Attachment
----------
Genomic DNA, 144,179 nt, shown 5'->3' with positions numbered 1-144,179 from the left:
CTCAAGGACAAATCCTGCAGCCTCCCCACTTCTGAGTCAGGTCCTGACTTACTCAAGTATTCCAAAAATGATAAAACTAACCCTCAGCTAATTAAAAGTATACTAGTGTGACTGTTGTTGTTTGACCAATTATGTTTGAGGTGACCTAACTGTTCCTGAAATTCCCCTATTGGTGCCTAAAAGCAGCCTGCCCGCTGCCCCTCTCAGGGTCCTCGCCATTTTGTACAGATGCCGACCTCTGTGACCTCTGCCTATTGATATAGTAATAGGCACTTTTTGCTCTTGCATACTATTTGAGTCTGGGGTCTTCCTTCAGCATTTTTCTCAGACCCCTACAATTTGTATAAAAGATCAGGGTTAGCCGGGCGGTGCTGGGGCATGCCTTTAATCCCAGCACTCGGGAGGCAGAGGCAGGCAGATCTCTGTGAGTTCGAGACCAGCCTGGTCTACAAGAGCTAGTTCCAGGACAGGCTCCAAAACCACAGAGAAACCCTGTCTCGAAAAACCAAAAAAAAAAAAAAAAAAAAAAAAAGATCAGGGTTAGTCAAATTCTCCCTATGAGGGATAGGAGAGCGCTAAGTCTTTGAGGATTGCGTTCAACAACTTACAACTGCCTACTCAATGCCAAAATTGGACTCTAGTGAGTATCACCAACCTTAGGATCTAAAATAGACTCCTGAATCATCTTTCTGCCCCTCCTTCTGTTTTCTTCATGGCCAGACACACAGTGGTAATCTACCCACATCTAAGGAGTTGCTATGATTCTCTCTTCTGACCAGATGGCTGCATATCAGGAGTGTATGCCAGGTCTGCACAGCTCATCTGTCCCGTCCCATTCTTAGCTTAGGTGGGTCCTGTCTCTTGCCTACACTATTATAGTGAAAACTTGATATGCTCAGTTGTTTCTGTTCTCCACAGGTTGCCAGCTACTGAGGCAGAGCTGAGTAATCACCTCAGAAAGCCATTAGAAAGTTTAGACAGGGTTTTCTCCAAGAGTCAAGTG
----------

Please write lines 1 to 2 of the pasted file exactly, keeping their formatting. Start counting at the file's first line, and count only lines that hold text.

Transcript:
Genomic DNA, 144,179 nt, shown 5'->3' with positions numbered 1-144,179 from the left:
CTCAAGGACAAATCCTGCAGCCTCCCCACTTCTGAGTCAGGTCCTGACTTACTCAAGTATTCCAAAAATGATAAAACTAACCCTCAGCTAATTAAAAGTATACTAGTGTGACTGTTGTTGTTTGACCAATTATGTTTGAGGTGACCTAACTGTTCCTGAAATTCCCCTATTGGTGCCTAAAAGCAGCCTGCCCGCTGCCCCTCTCAGGGTCCTCGCCATTTTGTACAGATGCCGACCTCTGTGACCTCTGCCTATTGATATAGTAATAGGCACTTTTTGCTCTTGCATACTATTTGAGTCTGGGGTCTTCCTTCAGCATTTTTCTCAGACCCCTACAATTTGTATAAAAGATCAGGGTTAGCCGGGCGGTGCTGGGGCATGCCTTTAATCCCAGCACTCGGGAGGCAGAGGCAGGCAGATCTCTGTGAGTTCGAGACCAGCCTGGTCTACAAGAGCTAGTTCCAGGACAGGCTCCAAAACCACAGAGAAACCCTGTCTCGAAAAACCAAAAAAAAAAAAAAAAAAAAAAAAAGATCAGGGTTAGTCAAATTCTCCCTATGAGGGATAGGAGAGCGCTAAGTCTTTGAGGATTGCGTTCAACAACTTACAACTGCCTACTCAATGCCAAAATTGGACTCTAGTGAGTATCACCAACCTTAGGATCTAAAATAGACTCCTGAATCATCTTTCTGCCCCTCCTTCTGTTTTCTTCATGGCCAGACACACAGTGGTAATCTACCCACATCTAAGGAGTTGCTATGATTCTCTCTTCTGACCAGATGGCTGCATATCAGGAGTGTATGCCAGGTCTGCACAGCTCATCTGTCCCGTCCCATTCTTAGCTTAGGTGGGTCCTGTCTCTTGCCTACACTATTATAGTGAAAACTTGATATGCTCAGTTGTTTCTGTTCTCCACAGGTTGCCAGCTACTGAGGCAGAGCTGAGTAATCACCTCAGAAAGCCATTAGAAAGTTTAGACAGGGTTTTCTCCAAGAGTCAAGTG